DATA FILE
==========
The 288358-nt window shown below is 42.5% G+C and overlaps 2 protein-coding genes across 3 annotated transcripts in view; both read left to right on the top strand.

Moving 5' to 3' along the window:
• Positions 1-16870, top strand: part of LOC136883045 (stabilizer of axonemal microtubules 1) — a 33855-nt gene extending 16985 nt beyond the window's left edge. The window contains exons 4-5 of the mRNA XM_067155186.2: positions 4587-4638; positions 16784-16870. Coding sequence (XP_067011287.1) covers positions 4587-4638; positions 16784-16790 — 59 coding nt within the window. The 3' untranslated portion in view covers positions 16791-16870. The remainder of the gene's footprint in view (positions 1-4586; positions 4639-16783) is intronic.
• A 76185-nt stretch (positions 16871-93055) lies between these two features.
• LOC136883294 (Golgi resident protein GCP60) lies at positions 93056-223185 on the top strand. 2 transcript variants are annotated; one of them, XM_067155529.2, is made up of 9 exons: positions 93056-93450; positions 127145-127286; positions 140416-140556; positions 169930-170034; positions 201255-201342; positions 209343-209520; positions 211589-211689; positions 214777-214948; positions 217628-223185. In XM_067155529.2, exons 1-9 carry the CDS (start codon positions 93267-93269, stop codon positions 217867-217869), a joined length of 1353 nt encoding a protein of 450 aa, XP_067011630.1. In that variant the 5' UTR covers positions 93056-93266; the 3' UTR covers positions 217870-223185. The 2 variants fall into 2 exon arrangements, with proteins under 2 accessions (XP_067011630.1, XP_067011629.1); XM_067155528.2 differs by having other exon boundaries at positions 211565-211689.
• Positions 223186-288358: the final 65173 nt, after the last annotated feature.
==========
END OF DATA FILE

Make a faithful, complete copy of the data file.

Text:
The 288358-nt window shown below is 42.5% G+C and overlaps 2 protein-coding genes across 3 annotated transcripts in view; both read left to right on the top strand.

Moving 5' to 3' along the window:
• Positions 1-16870, top strand: part of LOC136883045 (stabilizer of axonemal microtubules 1) — a 33855-nt gene extending 16985 nt beyond the window's left edge. The window contains exons 4-5 of the mRNA XM_067155186.2: positions 4587-4638; positions 16784-16870. Coding sequence (XP_067011287.1) covers positions 4587-4638; positions 16784-16790 — 59 coding nt within the window. The 3' untranslated portion in view covers positions 16791-16870. The remainder of the gene's footprint in view (positions 1-4586; positions 4639-16783) is intronic.
• A 76185-nt stretch (positions 16871-93055) lies between these two features.
• LOC136883294 (Golgi resident protein GCP60) lies at positions 93056-223185 on the top strand. 2 transcript variants are annotated; one of them, XM_067155529.2, is made up of 9 exons: positions 93056-93450; positions 127145-127286; positions 140416-140556; positions 169930-170034; positions 201255-201342; positions 209343-209520; positions 211589-211689; positions 214777-214948; positions 217628-223185. In XM_067155529.2, exons 1-9 carry the CDS (start codon positions 93267-93269, stop codon positions 217867-217869), a joined length of 1353 nt encoding a protein of 450 aa, XP_067011630.1. In that variant the 5' UTR covers positions 93056-93266; the 3' UTR covers positions 217870-223185. The 2 variants fall into 2 exon arrangements, with proteins under 2 accessions (XP_067011630.1, XP_067011629.1); XM_067155528.2 differs by having other exon boundaries at positions 211565-211689.
• Positions 223186-288358: the final 65173 nt, after the last annotated feature.